Many years ago, a man passed by a wet piece of concrete. He planted his boot directly in its centre and stepped.
His boots have since worn out and the feet inside of them have travelled far from this spot.
He doesn’t know how often the captions of his boot print change. He doesn’t know that today his boot print banner reads “BRAVE SOUL“
The world is full of stories but it’s the people that makes the story. Every story is reinterpreted by the person telling it, and reinterpreted by the person listening.
Horas Perditam was an experiment in narrative play. On Saturday 4th of May we connected Threaders walking the street of Brick Lane with storytelling Weavers across the UK and all over the world. Together they created a Tumblr of stories and poetry.
Threaders and Weavers collaborated through moments of connection, missed meetings, observing what could have been. The threads may have been thin at the start, as fleeting as a passing memory. They drew us into a journey, pulling forth deep personal moments that in turn led to powerful stories.
Coney co-director Annette Mees and Ken Eklund had been thinking and talking together for a while about the stories and activities that spark relationships, encourage collaboration, evoke imagination and form lovely moments. Ken coined the phrase ‘Authentic Fiction’, which describes their shared interest in work that uses light fictional layers and emergent play to allow people to explore reality. Theatre, literature and digital stories can be the ways to explore the world and big ideas together. The audience responses may be within the story but reveal something about the real world.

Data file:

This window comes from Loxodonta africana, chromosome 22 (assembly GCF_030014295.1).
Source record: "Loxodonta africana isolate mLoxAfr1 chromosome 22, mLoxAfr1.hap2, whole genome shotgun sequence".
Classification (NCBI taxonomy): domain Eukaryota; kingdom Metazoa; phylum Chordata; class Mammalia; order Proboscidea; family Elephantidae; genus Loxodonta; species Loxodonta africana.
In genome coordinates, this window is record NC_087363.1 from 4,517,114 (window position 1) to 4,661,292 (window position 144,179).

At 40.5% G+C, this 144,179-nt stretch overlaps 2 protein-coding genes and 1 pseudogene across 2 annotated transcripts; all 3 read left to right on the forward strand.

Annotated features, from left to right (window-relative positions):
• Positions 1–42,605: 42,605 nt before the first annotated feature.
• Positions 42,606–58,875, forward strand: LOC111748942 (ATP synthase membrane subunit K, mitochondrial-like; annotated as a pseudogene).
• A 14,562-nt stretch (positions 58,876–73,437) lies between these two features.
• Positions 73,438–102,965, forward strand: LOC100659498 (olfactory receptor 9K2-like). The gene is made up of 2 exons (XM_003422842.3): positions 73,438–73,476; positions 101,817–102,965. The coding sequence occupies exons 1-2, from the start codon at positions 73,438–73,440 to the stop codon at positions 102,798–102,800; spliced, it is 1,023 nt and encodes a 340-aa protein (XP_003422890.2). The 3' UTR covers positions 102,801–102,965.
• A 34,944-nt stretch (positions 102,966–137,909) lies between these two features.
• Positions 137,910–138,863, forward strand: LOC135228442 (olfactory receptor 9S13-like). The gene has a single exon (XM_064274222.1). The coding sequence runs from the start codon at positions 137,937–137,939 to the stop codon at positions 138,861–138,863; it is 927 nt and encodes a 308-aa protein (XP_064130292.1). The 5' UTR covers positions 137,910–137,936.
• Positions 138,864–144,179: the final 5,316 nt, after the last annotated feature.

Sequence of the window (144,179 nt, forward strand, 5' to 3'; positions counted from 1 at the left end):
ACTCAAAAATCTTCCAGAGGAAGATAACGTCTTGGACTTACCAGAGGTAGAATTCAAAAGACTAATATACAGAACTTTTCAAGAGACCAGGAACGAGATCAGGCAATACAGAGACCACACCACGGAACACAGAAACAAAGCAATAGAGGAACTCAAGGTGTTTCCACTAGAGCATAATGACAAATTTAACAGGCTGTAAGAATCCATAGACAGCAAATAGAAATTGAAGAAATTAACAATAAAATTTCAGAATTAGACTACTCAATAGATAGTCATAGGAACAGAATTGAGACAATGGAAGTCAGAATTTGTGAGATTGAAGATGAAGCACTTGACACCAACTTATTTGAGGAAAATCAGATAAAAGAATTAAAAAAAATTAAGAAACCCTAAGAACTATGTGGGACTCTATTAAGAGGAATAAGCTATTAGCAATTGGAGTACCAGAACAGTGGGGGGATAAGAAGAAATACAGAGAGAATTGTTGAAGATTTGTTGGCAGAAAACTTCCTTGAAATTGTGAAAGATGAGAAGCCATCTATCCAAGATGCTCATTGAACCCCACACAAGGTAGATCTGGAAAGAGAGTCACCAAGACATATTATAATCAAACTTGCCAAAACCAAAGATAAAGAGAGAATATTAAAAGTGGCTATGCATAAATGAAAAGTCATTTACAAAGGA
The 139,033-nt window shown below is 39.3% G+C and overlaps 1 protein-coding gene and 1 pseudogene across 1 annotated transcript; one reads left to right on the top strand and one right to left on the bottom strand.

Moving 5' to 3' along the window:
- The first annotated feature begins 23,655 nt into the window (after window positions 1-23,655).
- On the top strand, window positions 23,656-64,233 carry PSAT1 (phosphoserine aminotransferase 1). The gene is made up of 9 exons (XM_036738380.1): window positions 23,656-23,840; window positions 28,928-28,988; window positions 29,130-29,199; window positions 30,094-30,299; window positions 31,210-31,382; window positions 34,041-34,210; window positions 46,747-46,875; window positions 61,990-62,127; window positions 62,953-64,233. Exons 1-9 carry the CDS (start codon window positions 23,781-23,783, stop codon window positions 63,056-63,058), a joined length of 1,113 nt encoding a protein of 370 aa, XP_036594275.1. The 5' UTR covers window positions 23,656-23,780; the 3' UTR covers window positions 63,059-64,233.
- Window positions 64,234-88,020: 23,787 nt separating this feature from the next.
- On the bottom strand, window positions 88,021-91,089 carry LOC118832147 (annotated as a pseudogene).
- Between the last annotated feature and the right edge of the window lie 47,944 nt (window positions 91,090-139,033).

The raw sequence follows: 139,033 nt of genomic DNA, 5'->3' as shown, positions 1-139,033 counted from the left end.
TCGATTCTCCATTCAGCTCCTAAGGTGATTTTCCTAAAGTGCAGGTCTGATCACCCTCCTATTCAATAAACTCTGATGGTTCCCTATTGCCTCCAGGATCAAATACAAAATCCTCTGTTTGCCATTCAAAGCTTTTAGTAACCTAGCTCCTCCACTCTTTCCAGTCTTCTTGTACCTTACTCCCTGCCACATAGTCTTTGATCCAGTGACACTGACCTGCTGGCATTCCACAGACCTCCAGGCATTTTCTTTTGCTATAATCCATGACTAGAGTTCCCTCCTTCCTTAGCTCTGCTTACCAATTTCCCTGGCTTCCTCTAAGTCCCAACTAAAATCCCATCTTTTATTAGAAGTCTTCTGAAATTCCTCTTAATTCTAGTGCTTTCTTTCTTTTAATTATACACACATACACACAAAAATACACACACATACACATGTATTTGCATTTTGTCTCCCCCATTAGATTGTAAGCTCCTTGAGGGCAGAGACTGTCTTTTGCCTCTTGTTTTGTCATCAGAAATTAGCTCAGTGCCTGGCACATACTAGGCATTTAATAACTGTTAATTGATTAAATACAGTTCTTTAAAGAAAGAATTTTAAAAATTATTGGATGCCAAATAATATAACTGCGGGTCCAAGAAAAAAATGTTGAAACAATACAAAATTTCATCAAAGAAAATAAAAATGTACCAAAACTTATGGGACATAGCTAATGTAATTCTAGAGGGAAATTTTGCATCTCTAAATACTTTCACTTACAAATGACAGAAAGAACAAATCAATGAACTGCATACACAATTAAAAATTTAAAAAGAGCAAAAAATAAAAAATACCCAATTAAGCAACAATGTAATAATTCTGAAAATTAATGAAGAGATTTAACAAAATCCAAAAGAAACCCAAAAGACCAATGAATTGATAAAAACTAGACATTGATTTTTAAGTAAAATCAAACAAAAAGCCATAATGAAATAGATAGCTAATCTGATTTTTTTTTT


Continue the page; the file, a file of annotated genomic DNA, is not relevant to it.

Horas Perditam made some of this thinking become manifest in a real experience. We chose Brick Lane as a location because Coney had recently moved into the neighbourhood; because it has a rich history of immigrants, transient cultures, radicalism and outsiders; because places like Brick Lane are always complex social ecologies without a singular identity. We wanted to capture and reflect that multiplicity. We organised the afternoon to see if with minimal interactions and intervention we could a capture a place in time in a fractured way. By consciously using multiple viewpoints and perspectives, light filters and instructions, balancing on the boundary between fact and fiction, we invited the participants to make strange connections; between themselves, others and the things they saw. In this liminal space our wonderful cast of Threaders and Weavers together created a Tumblr full of the weird, wonderful, poetic, literal, musical, short, ominous and funny.
After this first experiment we’d love to do it again capturing a neighbourhood, a festival, a historic event or even a country. All these places can never be fully captured from one point of view or with one voice, but a fractured narrative told by many through many, posted to be revisited again and again, might come closer to some form of truth.
Horas Perditam set us on an interesting path of discovery. We have some great ideas for what’s next.
Your Journey Means This by Christy Dena
Horas Perditam by Ken Eklund
The Weavers by Ken Eklund
The Loom Becomes Our Voice by Laura E. Hall
Notes on weaving by Tom Bowtell
Tenuousness by Tassos Stevens
Curry and Ganesh by Mita Williams
From the Tumblr:
Many years ago a man passed from the Horas Perditam Tumblr
A pig like a ghetto blaster from the Horas Perditam Tumblr
Underground Cupid Society from the Horas Perditam Tumblr
She lost a bet she couldn’t win from the Horas Perditam Tumblr
Potential vomit from the Horas Perditam Tumblr
Hip hop in my right ear, ska in my left from the Horas Perditam Tumblr
We saw a tiger that jumped so fast he lost part of himself
Death at her shoulder from the Horas Perditam Tumblr
He took their face from the Horas Perditam Tumblr
Brick Lane on Streetview
Emergent Play – recommended by Hannah Nicklin
Games, Story, and an Extended Metaphor – recommended by Naomi Alderman
Do It With Others – No Ecology without Social Ecology – recommended by Ruth Catlow
Liminal – some thoughts and definitions
The Mass Observation Project